August 2, 2005
Oldest Dinosaur Eggs Ever Found Held Babies
WASHINGTON -- Unhatched dinosaur eggs dating back 190 million years carried fully developed embryos that would have been born clumsy and helpless, scientists said on Thursday.
Their finding, published in Friday's issue of the journal Science, suggests even the earliest dinosaurs tended carefully to their young. It also raises questions about how the giant four-legged dinosaurs called sauropods evolved.
"These animals do not have any teeth, and since they are ready to hatch, that is strange," said Robert Reisz of the University of Toronto at Mississauga in Canada, who led the study.
"The only explanation for that is they must have been fed by the mother. That would be oldest evidence of parental care in the fossil record," Reisz added in a telephone interview.
"We are looking at the very beginning of dinosaur evolution."
"It does support the idea that parental care and possible altricial (helpless) young existed throughout the reign of the Dinosauria," paleontologist Jack Horner of Montana State University agreed in an e-mail.
The eggs come from a dinosaur called Massospondylus, one of a group called prosauropods that later evolved into the giant sauropods such as apatosaurus, previously known as brontosaurus.
"Most dinosaur embryos are from the Cretaceous period (146 to 65 million years ago)," Reisz said in a statement.
The fossil eggs were found in South Africa in 1978, but scientists have only now been able to open and study them properly. Reisz's team used tiny tools to do it.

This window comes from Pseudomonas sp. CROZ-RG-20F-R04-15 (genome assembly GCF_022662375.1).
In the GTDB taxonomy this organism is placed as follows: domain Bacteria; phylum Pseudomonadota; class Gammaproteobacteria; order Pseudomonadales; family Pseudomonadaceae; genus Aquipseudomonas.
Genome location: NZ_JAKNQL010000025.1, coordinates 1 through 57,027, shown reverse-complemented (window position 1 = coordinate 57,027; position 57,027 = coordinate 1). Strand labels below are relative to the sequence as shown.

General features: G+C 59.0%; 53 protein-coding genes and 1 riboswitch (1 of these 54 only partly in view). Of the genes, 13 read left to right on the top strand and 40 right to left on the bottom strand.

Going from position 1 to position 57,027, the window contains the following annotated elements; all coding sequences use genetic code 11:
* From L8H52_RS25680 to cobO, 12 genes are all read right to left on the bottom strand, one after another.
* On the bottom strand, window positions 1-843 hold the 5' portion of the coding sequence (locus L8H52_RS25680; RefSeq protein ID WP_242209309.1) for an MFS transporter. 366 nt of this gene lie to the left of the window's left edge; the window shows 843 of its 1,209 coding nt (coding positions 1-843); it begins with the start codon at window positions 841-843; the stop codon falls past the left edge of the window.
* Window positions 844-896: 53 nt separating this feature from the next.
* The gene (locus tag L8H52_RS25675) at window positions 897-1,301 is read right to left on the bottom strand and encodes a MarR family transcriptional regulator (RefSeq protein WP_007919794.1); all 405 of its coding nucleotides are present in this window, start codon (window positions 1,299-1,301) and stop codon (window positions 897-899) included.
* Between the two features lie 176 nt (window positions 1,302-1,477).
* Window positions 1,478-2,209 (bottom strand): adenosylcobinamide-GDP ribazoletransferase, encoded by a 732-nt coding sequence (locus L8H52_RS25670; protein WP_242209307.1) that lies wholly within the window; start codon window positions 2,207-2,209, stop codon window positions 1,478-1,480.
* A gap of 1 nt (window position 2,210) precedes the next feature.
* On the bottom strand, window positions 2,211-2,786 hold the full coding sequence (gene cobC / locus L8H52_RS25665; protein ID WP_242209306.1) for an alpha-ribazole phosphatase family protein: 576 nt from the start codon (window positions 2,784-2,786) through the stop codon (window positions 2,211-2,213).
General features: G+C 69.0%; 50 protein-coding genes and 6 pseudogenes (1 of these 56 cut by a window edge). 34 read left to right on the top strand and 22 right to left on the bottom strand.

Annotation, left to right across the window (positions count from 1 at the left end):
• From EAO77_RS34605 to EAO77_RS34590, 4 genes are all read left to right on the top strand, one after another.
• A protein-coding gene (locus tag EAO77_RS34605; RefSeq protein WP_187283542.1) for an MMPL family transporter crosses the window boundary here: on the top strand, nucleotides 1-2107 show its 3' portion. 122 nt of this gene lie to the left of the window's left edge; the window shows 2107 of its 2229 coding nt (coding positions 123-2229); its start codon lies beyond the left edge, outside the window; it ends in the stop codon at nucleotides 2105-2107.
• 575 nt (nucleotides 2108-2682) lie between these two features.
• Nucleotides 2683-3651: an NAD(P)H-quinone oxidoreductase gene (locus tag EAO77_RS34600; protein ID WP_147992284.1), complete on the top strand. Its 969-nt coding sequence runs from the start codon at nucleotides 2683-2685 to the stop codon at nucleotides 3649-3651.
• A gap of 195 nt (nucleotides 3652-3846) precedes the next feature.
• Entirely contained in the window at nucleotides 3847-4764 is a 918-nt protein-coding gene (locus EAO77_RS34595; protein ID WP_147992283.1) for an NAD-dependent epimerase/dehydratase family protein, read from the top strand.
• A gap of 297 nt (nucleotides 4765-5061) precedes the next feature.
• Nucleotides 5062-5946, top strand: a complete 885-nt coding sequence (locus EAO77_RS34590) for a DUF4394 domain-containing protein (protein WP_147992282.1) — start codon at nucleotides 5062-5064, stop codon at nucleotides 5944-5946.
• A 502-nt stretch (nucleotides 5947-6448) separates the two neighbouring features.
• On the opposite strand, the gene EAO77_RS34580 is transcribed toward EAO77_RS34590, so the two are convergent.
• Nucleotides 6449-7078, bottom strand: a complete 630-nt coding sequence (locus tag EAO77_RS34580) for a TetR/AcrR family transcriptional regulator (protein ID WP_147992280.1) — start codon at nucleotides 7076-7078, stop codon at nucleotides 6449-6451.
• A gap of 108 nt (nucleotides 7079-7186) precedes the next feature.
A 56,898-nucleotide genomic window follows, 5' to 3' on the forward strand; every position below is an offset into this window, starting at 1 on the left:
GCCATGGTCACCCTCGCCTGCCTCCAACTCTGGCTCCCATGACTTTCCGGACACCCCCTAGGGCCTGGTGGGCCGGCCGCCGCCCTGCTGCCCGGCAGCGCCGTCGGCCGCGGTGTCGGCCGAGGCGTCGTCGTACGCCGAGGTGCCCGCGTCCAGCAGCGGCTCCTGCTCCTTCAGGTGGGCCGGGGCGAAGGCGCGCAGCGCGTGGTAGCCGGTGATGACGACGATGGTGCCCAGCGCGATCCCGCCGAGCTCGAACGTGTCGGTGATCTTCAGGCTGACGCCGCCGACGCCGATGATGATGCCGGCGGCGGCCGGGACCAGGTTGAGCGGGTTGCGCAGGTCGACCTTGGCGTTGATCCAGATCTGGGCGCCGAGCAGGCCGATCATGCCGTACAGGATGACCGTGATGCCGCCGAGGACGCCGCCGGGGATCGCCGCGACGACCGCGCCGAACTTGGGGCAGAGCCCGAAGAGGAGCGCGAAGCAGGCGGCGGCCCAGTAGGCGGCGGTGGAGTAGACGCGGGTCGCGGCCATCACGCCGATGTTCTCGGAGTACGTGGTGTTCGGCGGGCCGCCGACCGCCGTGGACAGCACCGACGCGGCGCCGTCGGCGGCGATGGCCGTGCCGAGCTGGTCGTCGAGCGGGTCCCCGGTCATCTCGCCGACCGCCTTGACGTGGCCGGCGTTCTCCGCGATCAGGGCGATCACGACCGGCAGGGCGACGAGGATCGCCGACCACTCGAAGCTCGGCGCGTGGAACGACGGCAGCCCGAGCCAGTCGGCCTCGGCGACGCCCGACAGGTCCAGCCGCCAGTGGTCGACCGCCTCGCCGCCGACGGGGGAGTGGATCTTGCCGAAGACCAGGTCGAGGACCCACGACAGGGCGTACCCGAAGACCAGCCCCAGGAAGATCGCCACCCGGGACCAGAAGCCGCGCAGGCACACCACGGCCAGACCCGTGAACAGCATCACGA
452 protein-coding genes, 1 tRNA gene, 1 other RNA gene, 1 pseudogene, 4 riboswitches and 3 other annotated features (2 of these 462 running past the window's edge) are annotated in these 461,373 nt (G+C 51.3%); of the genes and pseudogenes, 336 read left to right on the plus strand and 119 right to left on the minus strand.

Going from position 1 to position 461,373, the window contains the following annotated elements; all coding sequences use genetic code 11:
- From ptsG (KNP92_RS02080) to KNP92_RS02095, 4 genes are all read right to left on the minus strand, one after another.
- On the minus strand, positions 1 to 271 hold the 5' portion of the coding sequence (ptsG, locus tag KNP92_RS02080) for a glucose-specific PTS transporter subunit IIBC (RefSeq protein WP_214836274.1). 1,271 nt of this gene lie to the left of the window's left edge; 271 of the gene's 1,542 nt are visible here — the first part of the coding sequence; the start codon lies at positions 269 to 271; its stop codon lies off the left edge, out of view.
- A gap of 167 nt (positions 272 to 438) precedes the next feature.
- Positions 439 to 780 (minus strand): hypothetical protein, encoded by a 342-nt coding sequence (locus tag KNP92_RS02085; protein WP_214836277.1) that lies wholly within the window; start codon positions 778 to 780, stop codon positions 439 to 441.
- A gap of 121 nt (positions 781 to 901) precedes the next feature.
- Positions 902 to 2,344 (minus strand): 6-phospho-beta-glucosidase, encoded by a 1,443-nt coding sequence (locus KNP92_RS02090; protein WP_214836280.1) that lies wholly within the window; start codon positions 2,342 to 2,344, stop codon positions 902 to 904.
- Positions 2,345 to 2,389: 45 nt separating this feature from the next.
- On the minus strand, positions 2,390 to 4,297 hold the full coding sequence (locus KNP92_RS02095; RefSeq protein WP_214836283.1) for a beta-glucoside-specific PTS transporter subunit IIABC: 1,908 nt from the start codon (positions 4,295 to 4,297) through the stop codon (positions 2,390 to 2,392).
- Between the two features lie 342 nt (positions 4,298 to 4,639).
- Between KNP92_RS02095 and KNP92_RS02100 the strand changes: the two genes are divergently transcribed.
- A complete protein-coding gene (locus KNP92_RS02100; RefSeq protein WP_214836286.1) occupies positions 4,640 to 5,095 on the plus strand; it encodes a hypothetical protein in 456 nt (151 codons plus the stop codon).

"We have essentially miniature jackhammers. They are pencil sized," he said.
"And we use very delicate dental tools."
Working under a powerful microscope, Reisz's team had to design a vibration-free table to work on.
"When somebody slammed a door in the building, my technician who preparing this felt that," Reisz said.
When they got the eggs open, they could see the baby dinosaurs were just about to hatch. In fact, egg fragments were all around, suggesting that at least one did.
And the babies did not look like the parents. Adult prosauropods were slender and two-legged.
The babies looked more like the dinosaurs that developed later, and they looked like the babies of animals such as birds and mammals, as opposed to the small but adult-proportioned young of reptiles.
"The head is quite large. The pelvic girdle is very small. That's where most of the muscles that would be used for locomotion are located," Reisz said.
"So we are suggesting this was a relatively helpless little hatchling."
Very few animals develop as this one appears to have, Reisz said.
"It starts out as a quadruped and becomes, as it grows up, as a biped. There are very few examples in nature that do this," he said.
One example, however, is a human baby.
"We start out as an awkward quadruped and we manage to become bipedal," he said.
Now the researchers can use computers to work out how these animals grew from a 6-inch (15-cm) long embryo into a 15 foot-(5-meter) long adult.
"This discovery is exciting in providing a major piece of the puzzle of how sauropodomorphs grew and reproduced," said biologist James Clark of George Washington University in Washington.